[‘Twas the day after Thanksgiving and all throughout the Southland, people tuned their car radios to KOST 103.5 FM, and let the Christmas tunes fly. Yes sir, it’s the time of year to hate holiday songs! You’re getting sick of hearing another rendition of “Sleigh Ride” or “Jingle Bell Rock,” and you grate from the insufferable cheer of Mariah Carey’s “All I Want for Christmas is You” being played for the hundredth time, from every single store and station. Don’t fear, this three-part buyers’ guide is here to save you and your holiday. Of the many holiday albums that go on sale every December, the three I present span different genres, for any holiday mood or occasion.]
Epitaph Records, 2013
And now, one of the most idiosyncratic of my selections, and my personal favorite! (Unsurprising.) Bad Religion never compromised their furious spirit or scathing sound over their thirty year career, not even for a collection of punked-out covers of classic Christmas tunes and hymns. Not only are these tracks immensely rollicking and catchy, the album offers so many odd couplings that make it a captivating listen, hooking you even after January 1. I can’t stop grinning as I listen, revelling in the irony that a band so critical of organized religion manages to pull off explicitly Christian songs such as “Hark! The Herald Angels Sing” and “O Come All Ye Faithful” with thrashing rhythms and crashing riffs that can start moshpits in the pews. It’s the perceived contradictions of hearing Gospel songs done in a genre both celebrated and demonized for its rebelliousness and its devilishly frenzied rhythms. Even Bing Crosby’s “White Christmas” gets a boost with a Ramones-like riff to shake off your food coma sedation.
But they never stray too far off character, rounding this EP off with a remix of their classic track “American Jesus,” a tirade on the hypocrisy of American cultural Christianity. The lyrics, which detail the arrogance and megalomania of the Religious Right, gain even more relevance during the holidays. American Christians always have an axe to grind every Christmas, whether it’s about Starbucks cups or the abbreviation of Christmas to X-Mas. Every year, the holidays mark yet another time for the American religious right to complain about declining cultural clout, while other Christians around the world cannot openly celebrate without fear of persecution and death.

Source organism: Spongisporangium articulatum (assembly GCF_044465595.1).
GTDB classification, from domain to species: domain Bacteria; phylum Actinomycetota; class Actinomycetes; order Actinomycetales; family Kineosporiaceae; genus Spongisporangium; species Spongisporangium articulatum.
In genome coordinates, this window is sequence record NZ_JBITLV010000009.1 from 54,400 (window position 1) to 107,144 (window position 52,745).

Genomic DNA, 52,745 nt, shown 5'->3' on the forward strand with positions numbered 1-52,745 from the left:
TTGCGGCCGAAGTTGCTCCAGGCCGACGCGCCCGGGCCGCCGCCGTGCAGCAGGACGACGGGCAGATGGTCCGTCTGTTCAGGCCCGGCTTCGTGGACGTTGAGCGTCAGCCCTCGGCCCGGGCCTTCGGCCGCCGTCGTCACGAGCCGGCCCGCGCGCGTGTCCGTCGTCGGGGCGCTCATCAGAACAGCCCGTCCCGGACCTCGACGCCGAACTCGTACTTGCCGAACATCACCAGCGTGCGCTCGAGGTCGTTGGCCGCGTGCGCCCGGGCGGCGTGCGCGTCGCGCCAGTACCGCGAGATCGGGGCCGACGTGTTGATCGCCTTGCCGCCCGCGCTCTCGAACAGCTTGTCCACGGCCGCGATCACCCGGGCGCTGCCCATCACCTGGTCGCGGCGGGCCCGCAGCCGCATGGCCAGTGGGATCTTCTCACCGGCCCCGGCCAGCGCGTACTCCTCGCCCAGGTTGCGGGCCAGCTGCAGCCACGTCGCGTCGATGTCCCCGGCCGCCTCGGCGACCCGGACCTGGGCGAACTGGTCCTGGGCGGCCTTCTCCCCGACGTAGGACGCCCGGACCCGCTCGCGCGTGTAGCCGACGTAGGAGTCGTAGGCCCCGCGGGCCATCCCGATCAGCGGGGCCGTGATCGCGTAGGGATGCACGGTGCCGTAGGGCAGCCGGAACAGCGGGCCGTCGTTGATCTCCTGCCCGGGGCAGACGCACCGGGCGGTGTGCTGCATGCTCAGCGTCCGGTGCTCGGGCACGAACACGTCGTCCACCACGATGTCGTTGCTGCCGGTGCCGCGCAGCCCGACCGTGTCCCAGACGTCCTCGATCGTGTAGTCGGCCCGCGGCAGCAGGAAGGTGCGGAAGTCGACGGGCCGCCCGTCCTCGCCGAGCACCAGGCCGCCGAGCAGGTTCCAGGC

Yet were it not for the eight other tracks, Greg Graffin and company wouldn’t be any less glum or curmudgeonly than the Christian right. Selecting seven joyful Christian classics for their album shows Greg Graffin and company are not afraid to go against the grain of not only what’s expected of them as a punk rock band, but also against the stubborn selfishness of conservative Christianity. Together they form a two-pronged attack against the dour dominionism of American Christendom–through direct dissent and the joyous refrains of these traditional Christian songs, both amplified by the rebellious energy and electricity of punk rock. It’s this combination of jubilation and indignation that ironically puts Bad Religion’s Christmas Songs more in tune to the “Christmas spirit” than any other Christmas or contemporary Christian album on the market this season.
Bad Religion’s odd coupling of punk rock and sacred song bring to mind the confusing contradictions that come with Christmas. Cur Deus homo? How can these hymns rock so hard? Why do American Christians always complain about instead of celebrate Christmas? Bad Religion is not afraid to ask the depressing but important questions of the holidays, and their humble holiday EP shines with a spirit bright and deep enough to make believers of anyone who listens.